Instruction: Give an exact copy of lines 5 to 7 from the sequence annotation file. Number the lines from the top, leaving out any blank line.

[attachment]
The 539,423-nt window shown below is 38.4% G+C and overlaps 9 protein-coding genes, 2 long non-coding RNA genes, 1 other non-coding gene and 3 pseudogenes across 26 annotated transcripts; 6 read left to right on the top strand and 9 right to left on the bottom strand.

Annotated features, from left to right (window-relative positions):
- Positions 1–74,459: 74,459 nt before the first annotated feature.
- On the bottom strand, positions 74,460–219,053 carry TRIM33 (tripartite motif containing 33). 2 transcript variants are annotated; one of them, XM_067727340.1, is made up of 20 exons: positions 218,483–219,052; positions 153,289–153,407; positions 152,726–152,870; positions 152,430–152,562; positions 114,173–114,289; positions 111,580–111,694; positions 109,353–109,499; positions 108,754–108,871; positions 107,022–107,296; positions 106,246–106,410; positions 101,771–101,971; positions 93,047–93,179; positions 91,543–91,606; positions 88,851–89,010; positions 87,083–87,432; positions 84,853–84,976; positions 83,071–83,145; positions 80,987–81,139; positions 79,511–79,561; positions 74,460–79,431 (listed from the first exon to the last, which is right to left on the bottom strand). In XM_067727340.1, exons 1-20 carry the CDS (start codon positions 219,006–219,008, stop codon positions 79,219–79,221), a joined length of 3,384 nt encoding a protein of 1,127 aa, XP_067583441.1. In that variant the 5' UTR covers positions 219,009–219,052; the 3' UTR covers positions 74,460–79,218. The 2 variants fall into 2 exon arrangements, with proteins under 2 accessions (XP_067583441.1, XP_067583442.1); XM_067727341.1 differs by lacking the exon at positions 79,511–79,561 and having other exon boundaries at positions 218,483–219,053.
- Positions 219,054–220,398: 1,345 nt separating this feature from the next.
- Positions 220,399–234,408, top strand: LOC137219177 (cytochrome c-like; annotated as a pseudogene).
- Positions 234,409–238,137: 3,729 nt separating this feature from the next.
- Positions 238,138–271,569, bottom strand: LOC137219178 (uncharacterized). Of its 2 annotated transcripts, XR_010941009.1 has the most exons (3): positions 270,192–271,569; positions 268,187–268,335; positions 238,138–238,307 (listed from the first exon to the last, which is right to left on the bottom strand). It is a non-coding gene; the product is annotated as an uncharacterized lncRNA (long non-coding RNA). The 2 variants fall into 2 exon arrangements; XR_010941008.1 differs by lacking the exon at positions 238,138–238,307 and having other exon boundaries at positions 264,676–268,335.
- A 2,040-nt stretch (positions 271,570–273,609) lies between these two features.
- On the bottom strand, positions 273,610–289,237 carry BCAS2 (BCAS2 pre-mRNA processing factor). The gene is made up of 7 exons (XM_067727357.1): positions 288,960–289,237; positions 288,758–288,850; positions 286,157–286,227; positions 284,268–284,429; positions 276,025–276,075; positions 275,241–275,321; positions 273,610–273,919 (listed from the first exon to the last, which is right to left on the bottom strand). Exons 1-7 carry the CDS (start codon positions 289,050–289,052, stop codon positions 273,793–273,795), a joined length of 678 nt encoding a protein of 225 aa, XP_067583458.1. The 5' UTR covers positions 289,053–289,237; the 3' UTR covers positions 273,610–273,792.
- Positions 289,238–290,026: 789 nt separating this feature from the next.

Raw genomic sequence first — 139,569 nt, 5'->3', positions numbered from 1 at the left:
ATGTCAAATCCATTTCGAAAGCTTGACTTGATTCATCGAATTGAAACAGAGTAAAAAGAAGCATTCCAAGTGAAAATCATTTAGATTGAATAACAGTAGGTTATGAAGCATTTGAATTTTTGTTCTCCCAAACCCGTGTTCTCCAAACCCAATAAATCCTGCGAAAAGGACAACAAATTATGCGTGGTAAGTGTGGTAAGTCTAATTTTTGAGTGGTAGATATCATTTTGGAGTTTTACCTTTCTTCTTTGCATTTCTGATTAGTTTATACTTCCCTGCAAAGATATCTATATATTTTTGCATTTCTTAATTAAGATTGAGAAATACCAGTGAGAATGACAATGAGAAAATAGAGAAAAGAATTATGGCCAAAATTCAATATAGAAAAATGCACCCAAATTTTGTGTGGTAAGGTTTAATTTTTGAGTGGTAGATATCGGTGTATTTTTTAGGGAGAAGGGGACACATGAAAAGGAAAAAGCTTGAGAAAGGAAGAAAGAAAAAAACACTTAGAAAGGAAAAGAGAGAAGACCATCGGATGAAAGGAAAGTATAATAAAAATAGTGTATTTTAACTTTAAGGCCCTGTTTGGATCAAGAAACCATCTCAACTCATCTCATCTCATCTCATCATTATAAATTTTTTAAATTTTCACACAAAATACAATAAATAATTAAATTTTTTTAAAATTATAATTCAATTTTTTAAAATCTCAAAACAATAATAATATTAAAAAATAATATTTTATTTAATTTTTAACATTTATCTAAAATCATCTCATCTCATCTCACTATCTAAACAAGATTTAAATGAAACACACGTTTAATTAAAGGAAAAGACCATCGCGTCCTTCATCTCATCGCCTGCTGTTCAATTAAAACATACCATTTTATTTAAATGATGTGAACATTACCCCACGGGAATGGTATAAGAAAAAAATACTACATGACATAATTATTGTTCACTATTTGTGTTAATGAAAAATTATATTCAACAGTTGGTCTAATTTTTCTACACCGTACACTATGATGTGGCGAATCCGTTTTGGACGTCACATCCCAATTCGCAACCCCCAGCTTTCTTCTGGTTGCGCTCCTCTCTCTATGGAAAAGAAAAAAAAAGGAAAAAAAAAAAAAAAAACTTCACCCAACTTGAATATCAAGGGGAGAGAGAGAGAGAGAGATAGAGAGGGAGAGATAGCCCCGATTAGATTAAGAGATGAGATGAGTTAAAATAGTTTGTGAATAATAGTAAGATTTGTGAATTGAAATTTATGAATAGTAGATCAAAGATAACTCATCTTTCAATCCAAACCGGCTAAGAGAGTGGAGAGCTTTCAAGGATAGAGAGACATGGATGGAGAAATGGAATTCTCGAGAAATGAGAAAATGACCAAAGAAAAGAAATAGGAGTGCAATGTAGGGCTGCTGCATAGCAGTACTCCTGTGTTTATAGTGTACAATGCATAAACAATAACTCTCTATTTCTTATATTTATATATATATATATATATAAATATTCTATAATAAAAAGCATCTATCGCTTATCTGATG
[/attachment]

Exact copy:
- Positions 219,054–220,398: 1,345 nt separating this feature from the next.
- Positions 220,399–234,408, top strand: LOC137219177 (cytochrome c-like; annotated as a pseudogene).
- Positions 234,409–238,137: 3,729 nt separating this feature from the next.